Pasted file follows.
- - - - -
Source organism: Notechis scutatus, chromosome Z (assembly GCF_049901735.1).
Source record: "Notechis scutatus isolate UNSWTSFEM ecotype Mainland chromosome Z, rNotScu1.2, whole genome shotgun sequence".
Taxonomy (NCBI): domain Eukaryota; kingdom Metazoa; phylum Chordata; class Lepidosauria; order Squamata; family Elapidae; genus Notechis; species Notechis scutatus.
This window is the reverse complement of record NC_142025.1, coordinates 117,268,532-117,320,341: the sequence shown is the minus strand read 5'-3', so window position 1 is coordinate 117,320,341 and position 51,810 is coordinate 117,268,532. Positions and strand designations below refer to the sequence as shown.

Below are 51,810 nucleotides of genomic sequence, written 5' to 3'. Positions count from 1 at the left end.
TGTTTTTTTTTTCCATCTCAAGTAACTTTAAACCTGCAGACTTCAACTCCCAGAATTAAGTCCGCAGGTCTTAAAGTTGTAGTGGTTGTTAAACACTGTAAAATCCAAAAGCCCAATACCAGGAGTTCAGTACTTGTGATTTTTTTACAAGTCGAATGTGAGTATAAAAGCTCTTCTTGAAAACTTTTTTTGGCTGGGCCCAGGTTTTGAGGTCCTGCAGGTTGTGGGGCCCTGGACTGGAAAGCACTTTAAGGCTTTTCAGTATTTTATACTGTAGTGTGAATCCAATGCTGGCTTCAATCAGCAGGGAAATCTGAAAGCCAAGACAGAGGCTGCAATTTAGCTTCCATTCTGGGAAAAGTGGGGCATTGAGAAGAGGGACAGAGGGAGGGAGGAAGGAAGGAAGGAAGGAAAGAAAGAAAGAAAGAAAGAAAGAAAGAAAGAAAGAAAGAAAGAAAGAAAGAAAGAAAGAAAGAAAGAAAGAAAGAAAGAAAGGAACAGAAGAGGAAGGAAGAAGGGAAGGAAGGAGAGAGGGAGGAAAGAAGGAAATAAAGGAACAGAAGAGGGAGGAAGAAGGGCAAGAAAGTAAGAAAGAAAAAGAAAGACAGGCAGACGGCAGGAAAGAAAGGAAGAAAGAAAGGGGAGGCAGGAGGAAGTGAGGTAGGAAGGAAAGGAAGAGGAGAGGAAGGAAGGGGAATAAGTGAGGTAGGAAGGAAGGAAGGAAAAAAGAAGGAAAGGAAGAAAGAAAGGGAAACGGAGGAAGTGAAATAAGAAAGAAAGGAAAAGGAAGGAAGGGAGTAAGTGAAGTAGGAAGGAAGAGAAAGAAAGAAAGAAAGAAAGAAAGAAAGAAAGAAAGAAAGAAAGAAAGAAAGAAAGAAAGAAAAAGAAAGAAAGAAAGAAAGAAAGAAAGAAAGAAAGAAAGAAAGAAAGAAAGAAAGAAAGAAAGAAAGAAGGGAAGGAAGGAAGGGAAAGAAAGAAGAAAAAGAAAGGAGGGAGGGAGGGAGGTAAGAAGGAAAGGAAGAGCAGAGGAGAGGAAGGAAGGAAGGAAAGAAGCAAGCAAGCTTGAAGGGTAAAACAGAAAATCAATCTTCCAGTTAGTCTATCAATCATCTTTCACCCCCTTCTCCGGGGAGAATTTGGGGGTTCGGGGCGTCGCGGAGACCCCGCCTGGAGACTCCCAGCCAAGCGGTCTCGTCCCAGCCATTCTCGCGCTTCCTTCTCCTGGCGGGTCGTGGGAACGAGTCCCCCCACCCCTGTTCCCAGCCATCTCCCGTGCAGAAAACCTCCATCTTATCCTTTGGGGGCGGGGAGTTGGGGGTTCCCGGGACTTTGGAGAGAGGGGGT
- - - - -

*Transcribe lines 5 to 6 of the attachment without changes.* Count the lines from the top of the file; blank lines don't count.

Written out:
Below are 51,810 nucleotides of genomic sequence, written 5' to 3'. Positions count from 1 at the left end.
TGTTTTTTTTTTCCATCTCAAGTAACTTTAAACCTGCAGACTTCAACTCCCAGAATTAAGTCCGCAGGTCTTAAAGTTGTAGTGGTTGTTAAACACTGTAAAATCCAAAAGCCCAATACCAGGAGTTCAGTACTTGTGATTTTTTTACAAGTCGAATGTGAGTATAAAAGCTCTTCTTGAAAACTTTTTTTGGCTGGGCCCAGGTTTTGAGGTCCTGCAGGTTGTGGGGCCCTGGACTGGAAAGCACTTTAAGGCTTTTCAGTATTTTATACTGTAGTGTGAATCCAATGCTGGCTTCAATCAGCAGGGAAATCTGAAAGCCAAGACAGAGGCTGCAATTTAGCTTCCATTCTGGGAAAAGTGGGGCATTGAGAAGAGGGACAGAGGGAGGGAGGAAGGAAGGAAGGAAGGAAAGAAAGAAAGAAAGAAAGAAAGAAAGAAAGAAAGAAAGAAAGAAAGAAAGAAAGAAAGAAAGAAAGAAAGAAAGAAAGAAAGGAACAGAAGAGGAAGGAAGAAGGGAAGGAAGGAGAGAGGGAGGAAAGAAGGAAATAAAGGAACAGAAGAGGGAGGAAGAAGGGCAAGAAAGTAAGAAAGAAAAAGAAAGACAGGCAGACGGCAGGAAAGAAAGGAAGAAAGAAAGGGGAGGCAGGAGGAAGTGAGGTAGGAAGGAAAGGAAGAGGAGAGGAAGGAAGGGGAATAAGTGAGGTAGGAAGGAAGGAAGGAAAAAAGAAGGAAAGGAAGAAAGAAAGGGAAACGGAGGAAGTGAAATAAGAAAGAAAGGAAAAGGAAGGAAGGGAGTAAGTGAAGTAGGAAGGAAGAGAAAGAAAGAAAGAAAGAAAGAAAGAAAGAAAGAAAGAAAGAAAGAAAGAAAGAAAGAAAGAAAAAGAAAGAAAGAAAGAAAGAAAGAAAGAAAGAAAGAAAGAAAGAAAGAAAGAAAGAAAGAAAGAAAGAAGGGAAGGAAGGAAGGGAAAGAAAGAAGAAAAAGAAAGGAGGGAGGGAGGGAGGTAAGAAGGAAAGGAAGAGCAGAGGAGAGGAAGGAAGGAAGGAAAGAAGCAAGCAAGCTTGAAGGGTAAAACAGAAAATCAATCTTCCAGTTAGTCTATCAATCATCTTTCACCCCCTTCTCCGGGGAGAATTTGGGGGTTCGGGGCGTCGCGGAGACCCCGCCTGGAGACTCCCAGCCAAGCGGTCTCGTCCCAGCCATTCTCGCGCTTCCTTCTCCTGGCGGGTCGTGGGAACGAGTCCCCCCACCCCTGTTCCCAGCCATCTCCCGTGCAGAAAACCTCCATCTTATCCTTTGGGGGCGGGGAGTTGGGGGTTCCCGGGACTTTGGAGAGAGGGGGT